The roof magnetron 44 may be implemented in several forms. A circularly symmetric roof magnetron 52, shown in the bottom plan view of FIG. 2, includes an outer band-shaped pole face 54 of one magnet polarity surrounding a inner circular pole face 56 and separated from it by a substantially constant gap. The outer pole face 54 is typically a soft magnetic pole piece covering multiple cylindrical magnets arranged in a circle behind the outer pole face 54. The inner pole face 56 is typically a soft magnetic pole piece covering a single cylindrical magnet or multiple cylindrical magnets packed closely together and having magnetic polarities opposite that of the magnets associated with the outer pole face 54. The circular magnetron has a center 58 that is displaced from the central axis 18 of the reactor about which it rotates. The outer pole 54 may be positioned with its diameter extending between approximately the periphery of the target roof 16 to about the target center. As a result, the relatively small roof magnetron 52 sweeps across the entire circumference of the target roof. The roof magnetron 44 is preferably unbalanced with the total magnetic intensity of the pole of the outer pole face 54 being at least 150% of that of the pole of the inner pole face 56. The total magnetic intensity is the magnetic flux density integrated over the area of the respective pole face. In the case where the poles are constituted of one or more magnets of the same magnetic material covered by respective pole pieces, the ratio of the total magnetic intensities equals the ratio of the total cross sections of the magnets of the respective poles.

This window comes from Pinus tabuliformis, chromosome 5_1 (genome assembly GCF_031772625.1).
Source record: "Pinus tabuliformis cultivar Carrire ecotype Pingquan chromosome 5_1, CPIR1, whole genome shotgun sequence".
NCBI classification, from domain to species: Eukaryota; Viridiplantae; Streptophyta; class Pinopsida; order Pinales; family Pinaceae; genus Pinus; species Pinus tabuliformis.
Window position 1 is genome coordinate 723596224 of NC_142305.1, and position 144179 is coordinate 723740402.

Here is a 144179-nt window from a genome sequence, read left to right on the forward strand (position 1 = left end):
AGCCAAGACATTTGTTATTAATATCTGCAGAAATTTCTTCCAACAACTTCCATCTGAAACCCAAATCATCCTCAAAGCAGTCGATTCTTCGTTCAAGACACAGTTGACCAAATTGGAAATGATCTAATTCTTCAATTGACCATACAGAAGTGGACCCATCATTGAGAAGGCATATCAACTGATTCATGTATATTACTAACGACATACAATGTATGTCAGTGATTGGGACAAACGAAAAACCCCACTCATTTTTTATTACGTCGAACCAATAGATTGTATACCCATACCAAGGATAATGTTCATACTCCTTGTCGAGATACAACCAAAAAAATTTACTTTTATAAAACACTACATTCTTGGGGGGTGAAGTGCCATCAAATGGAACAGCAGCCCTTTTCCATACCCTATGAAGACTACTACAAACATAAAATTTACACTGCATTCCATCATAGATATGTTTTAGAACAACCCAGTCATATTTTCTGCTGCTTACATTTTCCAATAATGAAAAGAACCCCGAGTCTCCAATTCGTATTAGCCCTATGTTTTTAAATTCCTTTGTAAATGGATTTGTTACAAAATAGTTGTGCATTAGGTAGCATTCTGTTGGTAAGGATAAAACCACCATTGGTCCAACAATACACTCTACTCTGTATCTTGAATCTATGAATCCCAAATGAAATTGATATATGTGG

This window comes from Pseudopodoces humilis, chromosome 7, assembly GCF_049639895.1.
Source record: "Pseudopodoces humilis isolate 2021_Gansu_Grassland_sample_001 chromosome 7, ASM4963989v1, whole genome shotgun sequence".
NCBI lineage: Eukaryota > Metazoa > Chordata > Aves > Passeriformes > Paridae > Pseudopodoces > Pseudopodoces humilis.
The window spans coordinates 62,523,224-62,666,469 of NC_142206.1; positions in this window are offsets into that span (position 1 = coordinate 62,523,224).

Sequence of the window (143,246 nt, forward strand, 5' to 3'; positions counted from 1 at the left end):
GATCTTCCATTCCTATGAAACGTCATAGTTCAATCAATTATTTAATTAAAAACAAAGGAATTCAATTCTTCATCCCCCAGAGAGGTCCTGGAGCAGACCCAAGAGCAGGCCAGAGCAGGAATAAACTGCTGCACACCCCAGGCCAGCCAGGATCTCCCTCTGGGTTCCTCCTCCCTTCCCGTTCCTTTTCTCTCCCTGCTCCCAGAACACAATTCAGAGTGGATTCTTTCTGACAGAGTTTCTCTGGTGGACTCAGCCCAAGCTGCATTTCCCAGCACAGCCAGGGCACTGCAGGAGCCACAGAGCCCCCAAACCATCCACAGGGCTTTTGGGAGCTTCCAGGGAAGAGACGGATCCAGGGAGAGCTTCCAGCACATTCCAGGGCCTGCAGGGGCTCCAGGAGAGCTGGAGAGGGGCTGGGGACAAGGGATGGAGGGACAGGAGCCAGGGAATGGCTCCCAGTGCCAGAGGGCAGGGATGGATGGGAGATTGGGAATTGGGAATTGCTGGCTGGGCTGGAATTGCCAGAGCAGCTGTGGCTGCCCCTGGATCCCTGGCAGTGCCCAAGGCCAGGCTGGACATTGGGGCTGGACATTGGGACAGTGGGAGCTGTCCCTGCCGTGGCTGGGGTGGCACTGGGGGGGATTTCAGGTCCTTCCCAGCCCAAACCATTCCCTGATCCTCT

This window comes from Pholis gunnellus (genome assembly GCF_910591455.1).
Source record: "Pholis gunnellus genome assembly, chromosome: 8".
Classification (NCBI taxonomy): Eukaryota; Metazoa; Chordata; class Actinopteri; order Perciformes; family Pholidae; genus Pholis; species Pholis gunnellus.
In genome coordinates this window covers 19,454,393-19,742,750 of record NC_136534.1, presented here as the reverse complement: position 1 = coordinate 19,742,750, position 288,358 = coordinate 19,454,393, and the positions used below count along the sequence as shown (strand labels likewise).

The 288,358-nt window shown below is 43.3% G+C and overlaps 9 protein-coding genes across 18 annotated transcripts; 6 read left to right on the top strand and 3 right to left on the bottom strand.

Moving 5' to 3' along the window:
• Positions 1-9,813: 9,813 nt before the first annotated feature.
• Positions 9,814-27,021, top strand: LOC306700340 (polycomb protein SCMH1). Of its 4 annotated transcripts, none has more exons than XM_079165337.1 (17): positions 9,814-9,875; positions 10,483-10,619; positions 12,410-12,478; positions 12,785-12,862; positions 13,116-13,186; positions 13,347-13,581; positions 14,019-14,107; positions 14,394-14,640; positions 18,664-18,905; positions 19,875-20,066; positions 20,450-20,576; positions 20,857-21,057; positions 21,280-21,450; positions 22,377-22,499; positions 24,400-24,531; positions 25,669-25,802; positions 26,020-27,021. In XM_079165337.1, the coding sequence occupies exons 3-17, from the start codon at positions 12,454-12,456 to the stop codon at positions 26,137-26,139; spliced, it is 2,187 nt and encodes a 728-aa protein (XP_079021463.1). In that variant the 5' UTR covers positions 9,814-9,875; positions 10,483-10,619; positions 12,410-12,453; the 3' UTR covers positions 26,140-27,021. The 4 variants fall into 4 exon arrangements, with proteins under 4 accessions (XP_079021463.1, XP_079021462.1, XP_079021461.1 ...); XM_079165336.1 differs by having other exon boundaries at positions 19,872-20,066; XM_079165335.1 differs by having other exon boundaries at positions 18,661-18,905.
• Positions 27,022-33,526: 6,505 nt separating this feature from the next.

Suggestions have been made to form the inner pole face 56 in the shape of an annular band, for example, a tubular magnet or an equivalent circular arrangement of cylindrical magnets with an overlying annular pole piece. It is believed, however, that the maximum effect is obtained in conjunction with the hollow cathode target when the inner pole face 56 does not contain an included magnet-free aperture which can act as an electron sink from the plasma and increases the overall size of the roof magnetron.